The collection by Zappe and Gross under consideration here continues this trend, but also expands the discussion due to a timely inclusion of posthumanist perspectives and a focus on agency. What all of the mentioned volumes have in common is that they investigate cultural products and phenomena as venues towards a broadening of the understanding and the critical reflection of technological surveillance as a ubiquitous aspect of the contemporary situation at large. One problem that, explicitly or implicitly, continually resurfaces in this context is the question of agency in a fundamentally posthuman life-world, that means, an assemblage in which human identities, needs and desires, and surveillant information technology are positioned to one another in a field in which agency is increasingly distributed between humans and machines. This is a situation that has fundamental effects on human identity construction and in which cultural studies, as Zappe and Gross write in their introduction, have an important part to play in further developing a “common language” to analyse “the culture of surveillance” in which we live (Zappe and Gross 15-16). It is therefore highly commendable that Zappe and Gross’s volume tackles the important question of agency explicitly. Consequently, the first of the three topical sub-sections of the collection is titled “Agencies”, and includes three insightful contributions on culture’s complex relationship with surveillance (Taureck), a critical posthumanist exploration of forms in which human actors are entangled with and/or against surveillance technology due to practices such as sousveillance and lifelogging (Zappe), and the phenomena of self-monitoring and confessional culture (Harju).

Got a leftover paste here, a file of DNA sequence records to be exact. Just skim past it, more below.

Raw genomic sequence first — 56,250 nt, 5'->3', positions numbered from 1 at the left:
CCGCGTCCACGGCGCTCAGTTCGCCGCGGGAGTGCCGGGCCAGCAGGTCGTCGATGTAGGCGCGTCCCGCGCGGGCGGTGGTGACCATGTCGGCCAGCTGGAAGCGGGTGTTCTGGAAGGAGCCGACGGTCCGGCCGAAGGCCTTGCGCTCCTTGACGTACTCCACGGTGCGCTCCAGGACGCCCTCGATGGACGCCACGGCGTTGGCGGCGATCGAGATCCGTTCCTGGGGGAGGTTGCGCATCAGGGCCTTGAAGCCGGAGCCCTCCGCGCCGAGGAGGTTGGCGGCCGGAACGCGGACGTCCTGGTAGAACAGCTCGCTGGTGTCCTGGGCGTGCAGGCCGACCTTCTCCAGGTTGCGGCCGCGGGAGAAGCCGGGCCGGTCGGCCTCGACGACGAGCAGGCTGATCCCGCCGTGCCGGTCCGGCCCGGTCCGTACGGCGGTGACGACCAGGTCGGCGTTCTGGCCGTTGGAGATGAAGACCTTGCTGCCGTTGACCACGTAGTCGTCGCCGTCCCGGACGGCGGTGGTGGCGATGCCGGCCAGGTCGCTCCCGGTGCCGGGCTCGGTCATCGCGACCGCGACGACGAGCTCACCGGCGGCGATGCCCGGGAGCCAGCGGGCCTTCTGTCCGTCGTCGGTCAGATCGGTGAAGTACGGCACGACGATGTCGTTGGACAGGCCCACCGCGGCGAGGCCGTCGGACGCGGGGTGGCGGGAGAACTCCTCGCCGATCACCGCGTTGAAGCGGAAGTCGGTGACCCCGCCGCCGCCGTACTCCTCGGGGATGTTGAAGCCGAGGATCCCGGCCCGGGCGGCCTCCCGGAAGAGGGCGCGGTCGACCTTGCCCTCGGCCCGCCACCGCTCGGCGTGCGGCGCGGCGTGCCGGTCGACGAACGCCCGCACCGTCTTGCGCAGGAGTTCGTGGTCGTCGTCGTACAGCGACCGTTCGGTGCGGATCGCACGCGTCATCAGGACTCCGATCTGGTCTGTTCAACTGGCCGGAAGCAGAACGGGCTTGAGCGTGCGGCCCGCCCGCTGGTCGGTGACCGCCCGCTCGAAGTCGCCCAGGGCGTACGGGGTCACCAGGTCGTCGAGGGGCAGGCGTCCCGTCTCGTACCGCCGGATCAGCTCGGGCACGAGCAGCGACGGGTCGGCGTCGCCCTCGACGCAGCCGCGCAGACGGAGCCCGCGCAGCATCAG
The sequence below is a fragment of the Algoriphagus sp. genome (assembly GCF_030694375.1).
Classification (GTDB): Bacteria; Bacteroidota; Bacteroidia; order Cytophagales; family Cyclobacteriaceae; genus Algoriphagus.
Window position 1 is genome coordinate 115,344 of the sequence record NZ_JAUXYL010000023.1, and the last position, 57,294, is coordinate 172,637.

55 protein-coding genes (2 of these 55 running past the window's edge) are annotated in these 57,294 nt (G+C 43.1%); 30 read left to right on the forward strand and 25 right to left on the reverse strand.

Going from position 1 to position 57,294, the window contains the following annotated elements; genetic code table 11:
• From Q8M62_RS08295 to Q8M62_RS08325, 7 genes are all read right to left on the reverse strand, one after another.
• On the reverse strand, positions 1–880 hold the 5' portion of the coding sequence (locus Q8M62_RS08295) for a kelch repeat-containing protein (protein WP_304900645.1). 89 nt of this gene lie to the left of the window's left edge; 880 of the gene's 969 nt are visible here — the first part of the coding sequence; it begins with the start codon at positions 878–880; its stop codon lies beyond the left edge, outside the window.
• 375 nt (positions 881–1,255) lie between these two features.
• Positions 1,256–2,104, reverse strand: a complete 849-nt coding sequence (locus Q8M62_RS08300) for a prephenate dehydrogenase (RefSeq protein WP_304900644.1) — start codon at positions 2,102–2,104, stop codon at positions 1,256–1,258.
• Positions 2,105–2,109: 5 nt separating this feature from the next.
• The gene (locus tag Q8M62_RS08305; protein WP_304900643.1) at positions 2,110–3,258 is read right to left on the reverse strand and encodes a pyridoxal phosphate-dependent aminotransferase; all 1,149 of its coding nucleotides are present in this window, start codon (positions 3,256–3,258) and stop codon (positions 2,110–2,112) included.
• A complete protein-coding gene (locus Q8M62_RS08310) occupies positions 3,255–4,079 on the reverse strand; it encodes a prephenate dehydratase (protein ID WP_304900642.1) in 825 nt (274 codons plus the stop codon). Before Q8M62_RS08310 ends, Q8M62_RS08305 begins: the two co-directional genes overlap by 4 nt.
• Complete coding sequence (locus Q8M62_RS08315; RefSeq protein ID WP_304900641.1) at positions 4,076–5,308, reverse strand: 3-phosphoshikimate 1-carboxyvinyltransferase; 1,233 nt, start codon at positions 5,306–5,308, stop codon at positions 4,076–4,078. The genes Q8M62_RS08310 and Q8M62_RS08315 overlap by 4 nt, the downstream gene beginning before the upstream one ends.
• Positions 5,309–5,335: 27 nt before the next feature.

The second sub-section, entitled “Stories and songs” is more similar in outline and research interest to the two other collections by Flynn and McKay and Wasihun mentioned above, and includes case studies on two contemporary American dystopian novels (Haase, Däwes), as well as an exploration of the complex play between the hiding and revealing of secrecy as a literary strategy in Jennifer Eger’s novella Black Box, which was first published as a series of tweets in 2012 (Gross). Gross’ contribution argues that by employing a strategy of “clandestinity” (119), which designates the hiding of the secret in the digital public sphere, Eger’s work creates a refuge from surveillance in the midst of it, innovating the spy novel genre. The last essay in this section focusses on rap as one of the genres of popular culture which has a most salient relationship with surveillance (Järvenpää). While the author states that this relationship has often been a focus of both popular and scholarly discussions of hip hop (137), it has not necessarily been regarded often within the context of surveillance studies or cultural studies of surveillance, so that Järvenpää draws attention to a popular cultural form that can indeed be seen as its own, very specific, “culture of surveillance”.